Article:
Faces of Courage. Emily D
My name is Emily, I’m 22 years old and live in Michigan. My story writes very similar to the other girls who have shared theirs, as I too have Ehlers Danlos Syndrome (EDS) and many of the associated conditions that tend to come with it. During the first 9 years of my life I was a completely healthy, active, and energetic child. Whether it be playing in the waves of Lake MI or at home with my family, I loved to spend time outside and always have been one for adventure. When I turned 9 everything changed; I began to have headaches, neck pain, fatigue, dizziness, and other weird and neurological-in-nature symptoms. I was soon diagnosed with Chiari Malformation, and as my symptoms continued to progress so I was homebound and in excruciating pain, we became more and more desperate for answers. After over a hundred appointments in Michigan with no help, my family and I were led to some wonderful doctors and neurosurgeons on the east coast. It was then found that along with Chiari I also had EDS, a Tethered Spinal Cord, Dysautonomia, Mast Cell Activation Disorder, and eventually Cranio-Cervical/Spinal Instability.
At that point we thought we had a decent idea of what we were facing and what that meant for my life. But the reality was we had no idea how relentless EDS could be. One of the only ways to manage some of these conditions is with surgical correction, so since then I’ve had my brain, spinal cord, heart, and spine operated on numerous times. Each surgery is necessary and helpful, yet the day to day living with EDS remains a fight. Looking back 12 years and 26 surgeries later, it’s so cool to see how in some of the darkest times God still finds ways to put light into my life. One of the biggest ways that He has done that is through people. I have met and come to love the most amazing people through all of this. My closest friends are those who live through the fire that is EDS too. We have lived together in Ronald McDonald Houses and hospitals, had back-to-back surgeries, recovered together, laughed together, prayed together, cried together, and lived what parts of our crazy lives we can together.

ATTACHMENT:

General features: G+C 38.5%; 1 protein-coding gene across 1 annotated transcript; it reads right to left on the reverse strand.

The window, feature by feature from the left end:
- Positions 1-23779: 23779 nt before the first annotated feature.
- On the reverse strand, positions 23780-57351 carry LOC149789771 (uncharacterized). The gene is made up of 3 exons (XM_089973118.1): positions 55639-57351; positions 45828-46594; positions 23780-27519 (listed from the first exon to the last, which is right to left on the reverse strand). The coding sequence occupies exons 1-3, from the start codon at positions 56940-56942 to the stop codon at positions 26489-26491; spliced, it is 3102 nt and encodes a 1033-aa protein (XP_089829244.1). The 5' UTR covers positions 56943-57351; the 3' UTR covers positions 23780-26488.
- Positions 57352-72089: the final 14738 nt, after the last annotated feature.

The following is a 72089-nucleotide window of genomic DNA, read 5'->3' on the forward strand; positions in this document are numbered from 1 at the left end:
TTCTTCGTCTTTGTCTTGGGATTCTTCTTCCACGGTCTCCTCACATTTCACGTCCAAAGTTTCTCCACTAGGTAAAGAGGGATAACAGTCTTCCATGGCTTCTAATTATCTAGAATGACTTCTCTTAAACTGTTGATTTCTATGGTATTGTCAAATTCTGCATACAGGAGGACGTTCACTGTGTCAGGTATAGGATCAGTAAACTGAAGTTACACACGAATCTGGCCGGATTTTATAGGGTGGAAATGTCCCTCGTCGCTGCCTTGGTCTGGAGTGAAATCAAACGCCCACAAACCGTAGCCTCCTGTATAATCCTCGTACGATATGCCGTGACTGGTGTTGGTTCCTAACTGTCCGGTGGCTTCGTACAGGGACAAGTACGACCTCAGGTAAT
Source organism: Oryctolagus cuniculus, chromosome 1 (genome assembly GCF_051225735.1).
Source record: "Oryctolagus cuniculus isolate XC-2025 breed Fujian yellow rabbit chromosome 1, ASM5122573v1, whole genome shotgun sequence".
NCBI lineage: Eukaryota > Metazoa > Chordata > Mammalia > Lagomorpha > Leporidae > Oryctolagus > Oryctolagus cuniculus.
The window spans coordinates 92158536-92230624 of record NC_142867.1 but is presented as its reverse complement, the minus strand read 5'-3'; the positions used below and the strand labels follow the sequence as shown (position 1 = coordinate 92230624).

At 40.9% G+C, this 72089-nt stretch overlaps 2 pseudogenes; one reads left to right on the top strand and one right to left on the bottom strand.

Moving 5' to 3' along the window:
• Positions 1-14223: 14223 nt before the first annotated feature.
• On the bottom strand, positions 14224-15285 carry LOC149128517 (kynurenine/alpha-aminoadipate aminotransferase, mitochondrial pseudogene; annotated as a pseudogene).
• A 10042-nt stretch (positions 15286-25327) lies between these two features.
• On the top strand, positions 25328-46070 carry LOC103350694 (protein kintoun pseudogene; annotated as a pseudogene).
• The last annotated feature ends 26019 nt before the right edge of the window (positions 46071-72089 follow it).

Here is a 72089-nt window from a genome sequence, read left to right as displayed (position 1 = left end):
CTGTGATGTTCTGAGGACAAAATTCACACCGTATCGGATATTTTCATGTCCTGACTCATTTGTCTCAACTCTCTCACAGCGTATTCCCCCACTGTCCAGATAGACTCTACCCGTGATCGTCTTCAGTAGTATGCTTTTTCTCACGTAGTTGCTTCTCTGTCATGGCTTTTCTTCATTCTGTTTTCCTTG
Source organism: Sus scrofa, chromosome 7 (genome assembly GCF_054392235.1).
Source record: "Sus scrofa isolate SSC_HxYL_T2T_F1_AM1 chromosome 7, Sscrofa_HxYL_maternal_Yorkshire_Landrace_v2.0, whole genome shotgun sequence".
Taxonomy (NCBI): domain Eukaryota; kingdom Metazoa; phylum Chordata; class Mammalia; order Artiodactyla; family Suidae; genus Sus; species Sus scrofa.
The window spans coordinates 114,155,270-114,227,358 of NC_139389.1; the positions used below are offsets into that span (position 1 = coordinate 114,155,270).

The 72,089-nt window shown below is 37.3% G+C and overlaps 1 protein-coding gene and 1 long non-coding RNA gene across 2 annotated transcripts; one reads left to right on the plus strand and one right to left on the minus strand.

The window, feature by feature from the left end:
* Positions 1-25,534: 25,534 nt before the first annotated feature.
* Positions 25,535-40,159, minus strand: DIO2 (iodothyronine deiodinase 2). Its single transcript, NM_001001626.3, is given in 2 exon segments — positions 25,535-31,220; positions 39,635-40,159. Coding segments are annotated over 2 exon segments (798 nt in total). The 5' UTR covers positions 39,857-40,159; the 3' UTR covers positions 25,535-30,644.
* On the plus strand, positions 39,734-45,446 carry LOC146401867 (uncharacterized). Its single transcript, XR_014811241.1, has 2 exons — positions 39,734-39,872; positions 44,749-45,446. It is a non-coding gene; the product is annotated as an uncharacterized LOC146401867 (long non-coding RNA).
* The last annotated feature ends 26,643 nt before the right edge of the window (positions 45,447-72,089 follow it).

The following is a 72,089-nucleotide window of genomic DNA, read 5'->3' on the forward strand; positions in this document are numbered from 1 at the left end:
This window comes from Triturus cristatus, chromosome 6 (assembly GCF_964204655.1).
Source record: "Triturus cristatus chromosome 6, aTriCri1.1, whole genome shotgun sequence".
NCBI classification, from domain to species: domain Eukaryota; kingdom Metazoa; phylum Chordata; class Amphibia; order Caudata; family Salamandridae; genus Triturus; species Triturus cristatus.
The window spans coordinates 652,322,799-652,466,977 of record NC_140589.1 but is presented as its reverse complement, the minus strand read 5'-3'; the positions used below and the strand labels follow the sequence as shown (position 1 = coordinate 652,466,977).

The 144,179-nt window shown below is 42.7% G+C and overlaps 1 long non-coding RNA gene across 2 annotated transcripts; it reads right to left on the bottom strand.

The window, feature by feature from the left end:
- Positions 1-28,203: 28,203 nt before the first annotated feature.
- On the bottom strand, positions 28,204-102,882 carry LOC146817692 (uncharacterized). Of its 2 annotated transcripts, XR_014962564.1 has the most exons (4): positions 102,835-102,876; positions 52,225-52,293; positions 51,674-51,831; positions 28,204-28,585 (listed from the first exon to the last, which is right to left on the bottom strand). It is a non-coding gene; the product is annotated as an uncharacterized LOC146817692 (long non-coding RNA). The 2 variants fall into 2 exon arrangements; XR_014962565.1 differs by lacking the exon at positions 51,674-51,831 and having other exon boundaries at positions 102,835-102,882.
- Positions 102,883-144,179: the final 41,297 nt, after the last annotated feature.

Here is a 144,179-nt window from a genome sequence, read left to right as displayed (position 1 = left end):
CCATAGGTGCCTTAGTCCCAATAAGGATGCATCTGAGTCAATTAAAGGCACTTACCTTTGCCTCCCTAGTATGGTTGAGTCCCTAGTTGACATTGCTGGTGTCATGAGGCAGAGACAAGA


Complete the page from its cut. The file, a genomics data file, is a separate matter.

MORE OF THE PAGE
When Monica shared her vision of the EDS Retreat, and I thought about the stories of those who will be there, it gave me goosebumps. We are all going through the same things and we have all experienced nearly identical surgeries, treatments, medical trips, pains and frustrations. To be able to come together as the community we are, as friends and not patients for once, and just say we are “taking a break” from our crazy lives and all that goes on in them may be the most healing thing we could experience. Nothing about living with EDS, chronic pain, and a fused spine is easy. All we can do is take it one day at a time and never stop fighting to live the “most well” lives we can. One of my favorite quotes recently is one by Mother Teresa that says, “let God do with me whatever He wants as He wants for as long as He wants, if my darkness is light to some soul.” Looking back over all the situations and people that have been placed in my life over the years, I am thankful for the ways in which darkness has repeatedly made the moments of light even sweeter. The Option EDS Retreat is definitely one of these “moments of light”, and I am so thankful to get to share in it!